Understanding the Link between genotype and optimal INR interpretation: pharmacogenetics applies to more than just a dose estimate By Brad Esarey

An undescribed hemorrhagic disorder in cattle in 1924 led to the development and completion of warfarin. The name warfarin is derived from the patent holder, Wisconsin Alumni Research Foundation, plus the suffix coumarin. The acceptance of warfarin as a drug was limited in the beginning due to the fear of toxicity. A massive dose of warfarin saved an attempted suicide attempt by an army inductee in 1951 and since then warfarin has become a mainstay. [3] Warfarin is the most commonly used oral anticoagulant, now prescribed to over 1 million patients each year. Warfarin is approved for the prevention and treatment of venous thrombosis, pulmonary embolism, thromboembolic complications associated with atrial fibrillation, cardiac valve replacement, and myocardial infarction. [3] The total number of prescriptions dispensed for warfarin in 1998 was 21 million. It grew 45% from 1998 to 2004 when the total number of prescriptions equaled 31 million. As the numbers of prescriptions have grown, so too have the number of adverse reactions. While warfarin is the anticoagulant of choice for the above mentioned conditions, it does require constant monitoring. Imagine a tightrope walker at a circus, high above the floor. Any slight variation could cause a

disastrous outcome for the walker. A warfarin patient walks a tightrope, and it requires the practitioner to maintain balance. A correct maintenance dose is not easy to achieve, due to the wide variability associated with warfarin dose requirement. Age, gender, body size, and concomitant medications, among other things, all contribute to the variability. The newest addition to these variables that is now widely recognized is a patient’s genetic capacity for metabolism and response to warfarin. Understanding how an individual’s genetic differences can affect their pharmacokinetic and pharmacodynmic responses to warfarin, can improve estimation of appropriate dose, and help refine the practitioner’s monitoring strategy. [1] Warfarin is a 50:50 racemic mixture of R- and S- enantiomers. S- warfarin is threeto-fivefold more potent in its inhibition of the target enzyme vitamin K epoxide reductase, also known has VKOR. Warfarin’s mechanism of action is to inhibit VKOR, which reduces the pool of reduced vitamin K dependent clotting factors, and thrombin formation. [1] There are two genes of significance here: CYP2C9 and VKORC1. Let’s start with a look at VKORC1, and follow-up with a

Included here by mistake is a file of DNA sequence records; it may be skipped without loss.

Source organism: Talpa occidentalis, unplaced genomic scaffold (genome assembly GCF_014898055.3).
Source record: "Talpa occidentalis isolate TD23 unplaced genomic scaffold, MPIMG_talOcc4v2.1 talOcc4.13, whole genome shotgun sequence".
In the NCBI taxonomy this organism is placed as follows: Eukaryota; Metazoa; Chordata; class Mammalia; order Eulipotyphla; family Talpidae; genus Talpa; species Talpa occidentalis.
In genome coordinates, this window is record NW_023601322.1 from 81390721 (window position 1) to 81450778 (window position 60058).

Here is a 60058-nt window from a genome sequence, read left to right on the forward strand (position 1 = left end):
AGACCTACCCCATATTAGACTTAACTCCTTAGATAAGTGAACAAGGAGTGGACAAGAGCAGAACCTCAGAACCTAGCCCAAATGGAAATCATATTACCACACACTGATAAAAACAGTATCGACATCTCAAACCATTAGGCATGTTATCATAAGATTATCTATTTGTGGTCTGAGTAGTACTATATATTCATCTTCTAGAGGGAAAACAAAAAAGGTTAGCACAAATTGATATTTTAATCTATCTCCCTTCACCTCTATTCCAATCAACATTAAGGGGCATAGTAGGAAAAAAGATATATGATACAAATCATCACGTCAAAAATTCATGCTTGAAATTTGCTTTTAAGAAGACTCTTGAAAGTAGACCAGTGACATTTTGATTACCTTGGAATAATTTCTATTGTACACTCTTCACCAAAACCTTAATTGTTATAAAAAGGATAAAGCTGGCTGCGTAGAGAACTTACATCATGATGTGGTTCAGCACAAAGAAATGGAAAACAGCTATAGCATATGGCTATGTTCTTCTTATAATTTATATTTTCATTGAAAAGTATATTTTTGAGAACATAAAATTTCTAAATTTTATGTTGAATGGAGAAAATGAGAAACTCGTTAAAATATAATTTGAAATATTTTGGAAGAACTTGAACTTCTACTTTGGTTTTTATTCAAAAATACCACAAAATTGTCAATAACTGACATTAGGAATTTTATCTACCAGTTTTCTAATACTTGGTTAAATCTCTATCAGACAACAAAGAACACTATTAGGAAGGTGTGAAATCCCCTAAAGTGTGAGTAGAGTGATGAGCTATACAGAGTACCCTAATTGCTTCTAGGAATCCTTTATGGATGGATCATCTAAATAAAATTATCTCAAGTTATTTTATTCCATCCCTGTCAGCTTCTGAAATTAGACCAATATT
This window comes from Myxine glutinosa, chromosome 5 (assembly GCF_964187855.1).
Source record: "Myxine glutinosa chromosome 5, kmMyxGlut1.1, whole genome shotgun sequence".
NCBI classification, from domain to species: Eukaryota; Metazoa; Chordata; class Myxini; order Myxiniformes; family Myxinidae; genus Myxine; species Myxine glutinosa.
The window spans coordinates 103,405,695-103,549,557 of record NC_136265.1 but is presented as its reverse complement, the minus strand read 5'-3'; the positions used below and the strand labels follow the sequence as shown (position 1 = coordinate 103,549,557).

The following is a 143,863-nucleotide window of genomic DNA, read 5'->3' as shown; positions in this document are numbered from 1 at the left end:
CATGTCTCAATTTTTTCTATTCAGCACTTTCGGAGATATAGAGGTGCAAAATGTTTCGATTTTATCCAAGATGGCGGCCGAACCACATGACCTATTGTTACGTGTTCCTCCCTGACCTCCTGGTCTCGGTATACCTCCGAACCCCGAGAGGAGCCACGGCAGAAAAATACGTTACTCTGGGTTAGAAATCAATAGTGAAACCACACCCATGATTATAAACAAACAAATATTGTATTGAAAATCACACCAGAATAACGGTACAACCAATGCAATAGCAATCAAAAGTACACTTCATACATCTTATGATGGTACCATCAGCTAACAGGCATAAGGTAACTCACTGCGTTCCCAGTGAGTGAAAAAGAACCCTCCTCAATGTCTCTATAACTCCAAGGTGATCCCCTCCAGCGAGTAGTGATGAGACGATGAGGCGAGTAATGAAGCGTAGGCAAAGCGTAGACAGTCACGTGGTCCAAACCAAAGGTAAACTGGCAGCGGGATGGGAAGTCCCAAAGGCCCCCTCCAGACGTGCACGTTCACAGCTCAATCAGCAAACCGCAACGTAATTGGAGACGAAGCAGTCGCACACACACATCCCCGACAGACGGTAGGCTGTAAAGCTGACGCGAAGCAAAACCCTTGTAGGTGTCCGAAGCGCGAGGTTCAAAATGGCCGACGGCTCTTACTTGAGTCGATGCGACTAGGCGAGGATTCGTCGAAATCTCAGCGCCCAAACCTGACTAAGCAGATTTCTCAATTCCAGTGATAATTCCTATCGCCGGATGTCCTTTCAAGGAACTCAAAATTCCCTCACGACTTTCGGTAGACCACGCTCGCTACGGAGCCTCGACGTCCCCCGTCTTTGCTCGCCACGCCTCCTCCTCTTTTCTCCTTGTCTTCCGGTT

look at CYP2C9. VKOR is the target enzyme of warfarin inhibition, and it is encoded by the vitamin K epoxide reductase complex subunit 1 gene (VKORC1). There have been recent studies that have identified noncoding polymorphisms within VKORC1, which lead to warfarin sensitivity and low dose requirements. Patients that have the most prevalent VKORC1 genotype (GA heterozygous) having one variant are reported to require an average of 3.8 mg/day of warfarin. Patients that are homozygous (GG) require an average of 4.5 mg/day of warfarin, and patients that are homozygous with two variants (AA) require an average of 2.2mg/day of warfarin. [1] Cytochrome P-450 2C9 metabolizes 6-10% of prescribed medications, which includes S-warfarin, phenytoin, and some NSAID’s. There are several polymorphisms associated to the CYP2C9 gene. The most common is CYP2C9*1 and it is referenced as normal. Two of the most prevalent variant alleles are CYP2C9*2 and CYP2C9*3. There are consequences for a patient who has a variant allele, or multiple variants. These variants lead to hypersensitivity to warfarin. Patients that have two copies of the CYP2C9*1 allele, require the highest maintenance dose. Patients who have one active and one variant allele (e.g., CYP2C9*1/*2) have impaired metabolic activity and require the lowest daily doses of warfarin. [1]